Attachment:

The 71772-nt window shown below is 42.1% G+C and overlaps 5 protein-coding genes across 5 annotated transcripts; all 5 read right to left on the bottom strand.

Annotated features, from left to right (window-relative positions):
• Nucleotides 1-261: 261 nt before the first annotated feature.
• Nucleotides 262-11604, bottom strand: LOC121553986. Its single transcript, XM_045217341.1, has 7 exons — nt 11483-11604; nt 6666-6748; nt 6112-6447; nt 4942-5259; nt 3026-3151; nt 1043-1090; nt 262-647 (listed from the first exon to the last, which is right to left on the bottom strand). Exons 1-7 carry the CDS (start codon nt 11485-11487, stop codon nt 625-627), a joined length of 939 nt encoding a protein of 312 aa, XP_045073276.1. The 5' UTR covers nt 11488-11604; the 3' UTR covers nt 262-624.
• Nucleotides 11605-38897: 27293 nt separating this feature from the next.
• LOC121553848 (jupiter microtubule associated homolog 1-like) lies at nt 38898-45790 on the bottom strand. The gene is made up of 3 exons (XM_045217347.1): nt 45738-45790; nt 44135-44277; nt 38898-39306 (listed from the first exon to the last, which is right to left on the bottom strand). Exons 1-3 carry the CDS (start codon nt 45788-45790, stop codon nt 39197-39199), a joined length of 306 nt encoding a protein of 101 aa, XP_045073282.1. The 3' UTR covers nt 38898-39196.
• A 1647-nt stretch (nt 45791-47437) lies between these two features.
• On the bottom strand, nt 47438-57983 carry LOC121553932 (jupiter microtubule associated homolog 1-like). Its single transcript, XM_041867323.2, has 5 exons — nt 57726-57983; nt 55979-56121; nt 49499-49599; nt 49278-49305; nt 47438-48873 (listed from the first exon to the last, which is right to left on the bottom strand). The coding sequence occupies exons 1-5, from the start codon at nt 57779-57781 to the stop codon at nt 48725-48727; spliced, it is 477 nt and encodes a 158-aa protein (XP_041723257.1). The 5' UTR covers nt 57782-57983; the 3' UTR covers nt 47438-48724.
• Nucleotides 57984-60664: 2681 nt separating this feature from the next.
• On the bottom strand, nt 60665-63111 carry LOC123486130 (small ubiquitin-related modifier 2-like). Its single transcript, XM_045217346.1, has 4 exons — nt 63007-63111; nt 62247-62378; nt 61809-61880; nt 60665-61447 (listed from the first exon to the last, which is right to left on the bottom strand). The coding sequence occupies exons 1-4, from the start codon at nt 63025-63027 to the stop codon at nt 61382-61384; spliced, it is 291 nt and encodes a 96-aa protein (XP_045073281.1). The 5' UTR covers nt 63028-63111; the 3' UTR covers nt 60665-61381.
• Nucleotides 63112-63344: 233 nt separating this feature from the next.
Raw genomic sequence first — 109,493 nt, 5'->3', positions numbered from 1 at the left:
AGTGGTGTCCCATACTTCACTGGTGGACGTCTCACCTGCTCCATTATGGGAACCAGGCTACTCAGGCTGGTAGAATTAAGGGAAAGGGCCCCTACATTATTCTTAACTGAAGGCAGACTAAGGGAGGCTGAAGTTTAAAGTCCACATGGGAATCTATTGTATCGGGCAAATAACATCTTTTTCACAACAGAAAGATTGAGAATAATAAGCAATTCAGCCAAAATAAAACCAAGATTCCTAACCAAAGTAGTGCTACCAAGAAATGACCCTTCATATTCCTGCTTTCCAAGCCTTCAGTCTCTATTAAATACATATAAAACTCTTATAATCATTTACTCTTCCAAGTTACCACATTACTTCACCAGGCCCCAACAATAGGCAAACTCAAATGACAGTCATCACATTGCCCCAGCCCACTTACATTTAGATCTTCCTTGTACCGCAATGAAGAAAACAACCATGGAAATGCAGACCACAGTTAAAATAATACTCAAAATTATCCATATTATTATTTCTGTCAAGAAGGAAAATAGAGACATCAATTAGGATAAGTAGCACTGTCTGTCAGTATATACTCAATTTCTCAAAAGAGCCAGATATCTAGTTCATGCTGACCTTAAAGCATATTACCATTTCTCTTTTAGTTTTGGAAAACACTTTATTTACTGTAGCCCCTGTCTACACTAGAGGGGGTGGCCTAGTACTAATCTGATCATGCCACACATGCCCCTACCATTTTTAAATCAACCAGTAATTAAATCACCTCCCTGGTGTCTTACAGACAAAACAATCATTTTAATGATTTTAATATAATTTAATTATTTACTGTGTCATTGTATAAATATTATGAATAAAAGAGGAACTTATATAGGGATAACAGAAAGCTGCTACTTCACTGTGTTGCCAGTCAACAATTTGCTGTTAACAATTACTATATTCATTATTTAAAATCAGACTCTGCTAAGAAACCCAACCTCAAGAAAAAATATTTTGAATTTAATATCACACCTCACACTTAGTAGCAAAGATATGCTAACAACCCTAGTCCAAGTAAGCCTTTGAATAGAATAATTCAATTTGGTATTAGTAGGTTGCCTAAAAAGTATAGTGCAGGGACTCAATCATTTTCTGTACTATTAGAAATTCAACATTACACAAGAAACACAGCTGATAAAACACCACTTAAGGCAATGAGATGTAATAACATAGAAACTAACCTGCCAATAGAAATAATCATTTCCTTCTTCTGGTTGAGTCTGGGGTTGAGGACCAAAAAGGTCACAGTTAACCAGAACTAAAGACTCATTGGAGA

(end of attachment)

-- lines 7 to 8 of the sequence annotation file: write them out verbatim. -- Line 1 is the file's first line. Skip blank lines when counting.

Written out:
• A 1647-nt stretch (nt 45791-47437) lies between these two features.
• On the bottom strand, nt 47438-57983 carry LOC121553932 (jupiter microtubule associated homolog 1-like). Its single transcript, XM_041867323.2, has 5 exons — nt 57726-57983; nt 55979-56121; nt 49499-49599; nt 49278-49305; nt 47438-48873 (listed from the first exon to the last, which is right to left on the bottom strand). The coding sequence occupies exons 1-5, from the start codon at nt 57779-57781 to the stop codon at nt 48725-48727; spliced, it is 477 nt and encodes a 158-aa protein (XP_041723257.1). The 5' UTR covers nt 57782-57983; the 3' UTR covers nt 47438-48724.